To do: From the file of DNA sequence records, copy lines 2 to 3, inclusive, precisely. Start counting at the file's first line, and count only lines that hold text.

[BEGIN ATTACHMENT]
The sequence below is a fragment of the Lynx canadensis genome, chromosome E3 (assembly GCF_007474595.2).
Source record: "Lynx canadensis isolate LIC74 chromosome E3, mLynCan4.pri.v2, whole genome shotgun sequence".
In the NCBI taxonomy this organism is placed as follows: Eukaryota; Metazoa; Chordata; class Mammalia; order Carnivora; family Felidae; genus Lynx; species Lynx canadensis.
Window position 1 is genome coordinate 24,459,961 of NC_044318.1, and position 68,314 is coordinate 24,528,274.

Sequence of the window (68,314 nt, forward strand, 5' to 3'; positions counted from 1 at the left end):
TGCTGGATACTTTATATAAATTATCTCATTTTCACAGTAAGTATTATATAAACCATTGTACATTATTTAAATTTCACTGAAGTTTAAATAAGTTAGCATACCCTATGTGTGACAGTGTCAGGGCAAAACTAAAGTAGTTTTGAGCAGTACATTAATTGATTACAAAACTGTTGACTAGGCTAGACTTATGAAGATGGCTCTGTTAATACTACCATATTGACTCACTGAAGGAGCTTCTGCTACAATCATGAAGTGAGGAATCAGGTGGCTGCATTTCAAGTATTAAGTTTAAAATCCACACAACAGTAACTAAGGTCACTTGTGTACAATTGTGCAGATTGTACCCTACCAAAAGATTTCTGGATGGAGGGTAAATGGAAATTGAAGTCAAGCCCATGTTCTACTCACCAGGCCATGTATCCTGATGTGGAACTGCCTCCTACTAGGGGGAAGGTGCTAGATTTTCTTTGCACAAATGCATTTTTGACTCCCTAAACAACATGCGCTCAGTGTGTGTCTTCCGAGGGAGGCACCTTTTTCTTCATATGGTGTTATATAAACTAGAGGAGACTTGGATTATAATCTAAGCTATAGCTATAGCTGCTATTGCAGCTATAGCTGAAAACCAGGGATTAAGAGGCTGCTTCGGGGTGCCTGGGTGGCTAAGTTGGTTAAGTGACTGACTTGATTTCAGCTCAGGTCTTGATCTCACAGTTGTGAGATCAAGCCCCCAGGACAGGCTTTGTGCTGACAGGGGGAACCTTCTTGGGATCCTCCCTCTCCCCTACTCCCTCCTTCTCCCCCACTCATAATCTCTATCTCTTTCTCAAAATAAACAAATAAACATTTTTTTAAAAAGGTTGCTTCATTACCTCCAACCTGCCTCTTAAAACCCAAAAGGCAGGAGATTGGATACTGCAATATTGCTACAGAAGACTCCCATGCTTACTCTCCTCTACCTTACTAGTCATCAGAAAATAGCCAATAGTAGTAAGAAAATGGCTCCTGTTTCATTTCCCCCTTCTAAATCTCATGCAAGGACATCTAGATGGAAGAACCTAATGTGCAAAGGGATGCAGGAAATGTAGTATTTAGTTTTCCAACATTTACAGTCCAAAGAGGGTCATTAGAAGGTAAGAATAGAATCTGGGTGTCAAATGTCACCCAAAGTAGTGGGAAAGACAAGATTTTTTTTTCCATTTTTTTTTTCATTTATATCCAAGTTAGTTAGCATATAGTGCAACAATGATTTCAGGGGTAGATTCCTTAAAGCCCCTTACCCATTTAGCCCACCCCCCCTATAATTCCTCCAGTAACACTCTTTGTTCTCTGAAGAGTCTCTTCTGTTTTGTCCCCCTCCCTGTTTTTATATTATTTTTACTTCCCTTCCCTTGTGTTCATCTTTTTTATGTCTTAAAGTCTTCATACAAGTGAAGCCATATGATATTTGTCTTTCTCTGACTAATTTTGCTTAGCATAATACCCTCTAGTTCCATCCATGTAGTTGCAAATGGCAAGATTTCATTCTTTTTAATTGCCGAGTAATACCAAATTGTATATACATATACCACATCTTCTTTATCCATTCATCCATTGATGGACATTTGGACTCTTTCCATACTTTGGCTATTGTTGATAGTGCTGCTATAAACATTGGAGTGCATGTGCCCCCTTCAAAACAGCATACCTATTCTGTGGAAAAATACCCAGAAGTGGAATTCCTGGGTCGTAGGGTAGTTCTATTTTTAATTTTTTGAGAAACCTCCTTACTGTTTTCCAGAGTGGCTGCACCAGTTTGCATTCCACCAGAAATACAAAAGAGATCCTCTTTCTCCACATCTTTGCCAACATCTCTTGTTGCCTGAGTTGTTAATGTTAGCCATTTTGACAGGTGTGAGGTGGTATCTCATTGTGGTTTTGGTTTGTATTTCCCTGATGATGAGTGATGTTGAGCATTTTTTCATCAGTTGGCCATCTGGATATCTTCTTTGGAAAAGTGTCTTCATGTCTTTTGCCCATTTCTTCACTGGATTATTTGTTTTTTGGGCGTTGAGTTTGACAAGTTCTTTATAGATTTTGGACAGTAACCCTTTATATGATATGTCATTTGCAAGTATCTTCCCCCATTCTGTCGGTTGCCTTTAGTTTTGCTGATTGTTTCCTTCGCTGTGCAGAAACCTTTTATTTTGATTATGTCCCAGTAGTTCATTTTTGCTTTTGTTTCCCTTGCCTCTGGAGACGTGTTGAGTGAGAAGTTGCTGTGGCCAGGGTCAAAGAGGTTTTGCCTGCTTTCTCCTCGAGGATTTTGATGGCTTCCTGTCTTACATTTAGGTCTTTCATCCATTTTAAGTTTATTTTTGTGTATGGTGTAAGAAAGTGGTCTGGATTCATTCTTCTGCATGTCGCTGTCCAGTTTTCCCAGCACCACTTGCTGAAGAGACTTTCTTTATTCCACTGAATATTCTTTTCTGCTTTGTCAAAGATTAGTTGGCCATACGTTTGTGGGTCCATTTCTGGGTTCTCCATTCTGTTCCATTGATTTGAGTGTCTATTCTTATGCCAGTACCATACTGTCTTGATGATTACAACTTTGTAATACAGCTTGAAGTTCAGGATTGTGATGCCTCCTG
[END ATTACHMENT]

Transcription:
Source record: "Lynx canadensis isolate LIC74 chromosome E3, mLynCan4.pri.v2, whole genome shotgun sequence".
In the NCBI taxonomy this organism is placed as follows: Eukaryota; Metazoa; Chordata; class Mammalia; order Carnivora; family Felidae; genus Lynx; species Lynx canadensis.